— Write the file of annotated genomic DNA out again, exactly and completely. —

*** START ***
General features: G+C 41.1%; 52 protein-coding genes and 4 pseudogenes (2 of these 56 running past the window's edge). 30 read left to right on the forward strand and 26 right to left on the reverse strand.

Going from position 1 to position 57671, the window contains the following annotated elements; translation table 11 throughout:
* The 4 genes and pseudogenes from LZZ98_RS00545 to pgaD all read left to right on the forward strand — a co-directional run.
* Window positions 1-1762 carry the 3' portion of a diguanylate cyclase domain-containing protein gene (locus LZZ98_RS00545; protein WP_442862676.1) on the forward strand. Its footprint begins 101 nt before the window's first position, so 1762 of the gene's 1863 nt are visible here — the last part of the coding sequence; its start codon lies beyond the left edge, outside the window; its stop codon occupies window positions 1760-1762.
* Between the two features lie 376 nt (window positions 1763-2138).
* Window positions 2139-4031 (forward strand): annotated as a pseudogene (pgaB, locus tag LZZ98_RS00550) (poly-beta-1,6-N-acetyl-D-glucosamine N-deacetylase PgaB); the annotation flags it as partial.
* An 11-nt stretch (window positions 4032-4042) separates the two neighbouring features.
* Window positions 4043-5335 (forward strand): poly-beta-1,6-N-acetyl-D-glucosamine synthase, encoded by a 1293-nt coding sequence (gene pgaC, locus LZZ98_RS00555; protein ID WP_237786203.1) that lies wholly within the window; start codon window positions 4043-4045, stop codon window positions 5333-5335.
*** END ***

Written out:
General features: G+C 41.1%; 52 protein-coding genes and 4 pseudogenes (2 of these 56 running past the window's edge). 30 read left to right on the forward strand and 26 right to left on the reverse strand.

Going from position 1 to position 57671, the window contains the following annotated elements; translation table 11 throughout:
* The 4 genes and pseudogenes from LZZ98_RS00545 to pgaD all read left to right on the forward strand — a co-directional run.
* Window positions 1-1762 carry the 3' portion of a diguanylate cyclase domain-containing protein gene (locus LZZ98_RS00545; protein WP_442862676.1) on the forward strand. Its footprint begins 101 nt before the window's first position, so 1762 of the gene's 1863 nt are visible here — the last part of the coding sequence; its start codon lies beyond the left edge, outside the window; its stop codon occupies window positions 1760-1762.
* Between the two features lie 376 nt (window positions 1763-2138).
* Window positions 2139-4031 (forward strand): annotated as a pseudogene (pgaB, locus tag LZZ98_RS00550) (poly-beta-1,6-N-acetyl-D-glucosamine N-deacetylase PgaB); the annotation flags it as partial.
* An 11-nt stretch (window positions 4032-4042) separates the two neighbouring features.
* Window positions 4043-5335 (forward strand): poly-beta-1,6-N-acetyl-D-glucosamine synthase, encoded by a 1293-nt coding sequence (gene pgaC, locus LZZ98_RS00555; protein ID WP_237786203.1) that lies wholly within the window; start codon window positions 4043-4045, stop codon window positions 5333-5335.